A milestone for the timber sector
With revenue growth of 10% in 2022*, timber construction companies are holding up well in a sluggish property market. This is due to a sustained policy of investment to accelerate the sector's industrialisation. A review of the situation with Pierre-Eddy Sastre, investment director for Bpifrance's timber fund.
The first timber fund now dates back nearly 15 years. How would you rate its success?
First of all, it's important to remember that state involvement in supporting the modernisation of the sector has intensified considerably in recent years, with programmes such as France Relance and France 2030, which injected new dynamism and enabled major investment projects to emerge. Within Bpifrance, we managed an initial timber fund, investing between 2009 and 2014, and then a second from 2014 to 2020. While the first was dedicated essentially to the industrial development of primary processing, the second fund targeted the sector as a whole (furniture and fitting as well as primary and secondary timber processing).
A third, significantly larger fund was launched in 2020, partly to meet the needs of timber construction companies, with the aim of supporting their development and productivity. The fund acquires minority stakes in these companies, investing sums of €1 million to €10 million. Between 15 and 20 French SMEs and mid-cap companies should receive this support.
The total amount invested by these three timber fund campaigns represents nearly €130 million, but our method of intervention, acquiring stakes to secure companies' equity, comes with a leverage effect. In primary processing, for example, this leverage effect can amount to a factor between one and ten. In other words, if we invest €1 in equity, the company can attract additional funding of up to €10 in loans and subsidies to modernise its production facilities. We have provided support to 25 companies since launching this timber fund.
Do you feel that the French timber construction industry is currently well positioned to see its market share grow significantly?
We are experiencing a major crisis in construction at the moment, but timber construction is managing to withstand the difficult conditions. This makes it all the more important for entrepreneurs to be supported with capital and advice during this period.
Certainly, many challenges lie head, including France's 2000 environmental regulation (RE2020). This will mean that requirements will become stricter between 2025 and 2030, and the challenge will be how to provide a high-quality response to demand. Granular positioning for specific markets (residential, tertiary, public buildings, etc.) and construction systems will be crucial, but this is far from easy at the moment. Engineered wood and various construction systems such as CLT, glulam, timber frame construction and LVL will play a major part in the response in order to deliver the right material at the right place.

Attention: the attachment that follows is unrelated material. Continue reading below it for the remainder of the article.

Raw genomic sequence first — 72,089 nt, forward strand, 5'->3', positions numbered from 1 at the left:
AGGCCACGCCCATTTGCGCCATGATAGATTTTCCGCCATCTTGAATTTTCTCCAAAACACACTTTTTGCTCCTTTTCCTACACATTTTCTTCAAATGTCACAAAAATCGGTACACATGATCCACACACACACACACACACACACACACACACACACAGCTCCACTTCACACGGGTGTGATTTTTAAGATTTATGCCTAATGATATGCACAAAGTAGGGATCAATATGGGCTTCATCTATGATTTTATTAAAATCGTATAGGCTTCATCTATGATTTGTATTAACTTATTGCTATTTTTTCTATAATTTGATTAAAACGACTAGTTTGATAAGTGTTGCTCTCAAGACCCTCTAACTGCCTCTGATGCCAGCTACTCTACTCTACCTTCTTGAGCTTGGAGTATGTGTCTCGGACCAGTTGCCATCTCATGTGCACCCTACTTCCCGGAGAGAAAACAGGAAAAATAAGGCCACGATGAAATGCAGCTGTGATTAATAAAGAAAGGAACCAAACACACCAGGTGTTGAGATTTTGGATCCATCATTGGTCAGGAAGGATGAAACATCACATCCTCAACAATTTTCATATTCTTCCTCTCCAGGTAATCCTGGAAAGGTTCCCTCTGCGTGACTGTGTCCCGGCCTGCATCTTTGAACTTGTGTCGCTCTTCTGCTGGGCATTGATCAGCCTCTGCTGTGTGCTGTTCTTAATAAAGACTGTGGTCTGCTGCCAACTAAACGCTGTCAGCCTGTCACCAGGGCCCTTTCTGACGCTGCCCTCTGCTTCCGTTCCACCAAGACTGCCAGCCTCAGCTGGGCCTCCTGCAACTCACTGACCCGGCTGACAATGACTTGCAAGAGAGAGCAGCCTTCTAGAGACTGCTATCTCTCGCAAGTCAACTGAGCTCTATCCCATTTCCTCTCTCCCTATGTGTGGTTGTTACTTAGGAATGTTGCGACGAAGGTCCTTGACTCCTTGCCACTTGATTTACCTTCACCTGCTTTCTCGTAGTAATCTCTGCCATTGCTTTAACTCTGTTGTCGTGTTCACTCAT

It is hard to predict how long the tensions in the construction sector will last, and how intense they will be, but in structural terms timber will be a major factor in decarbonising the construction industry.
Bpifrance is continuing to support players in the sector with far-reaching projects via its timber fund so that demand can be met when it recovers. The goal is to enable new production capacity to emerge at a time when France's trade balance remains in deficit. As the Climate Bank, supporting this movement is part of Bpifrance's DNA.
The construction projects for the 2024 Paris Olympics are a wonderful opportunity for the sector, offering a chance to demonstrate the many construction systems made possible by timber and its compatibility with concrete and metal. In this context, industrial timber construction companies and developers have learned to work together on short time scales. This represents major progress for the sector, with the promise – we all hope – of many projects in the future.
* Source: 2022 national timber construction survey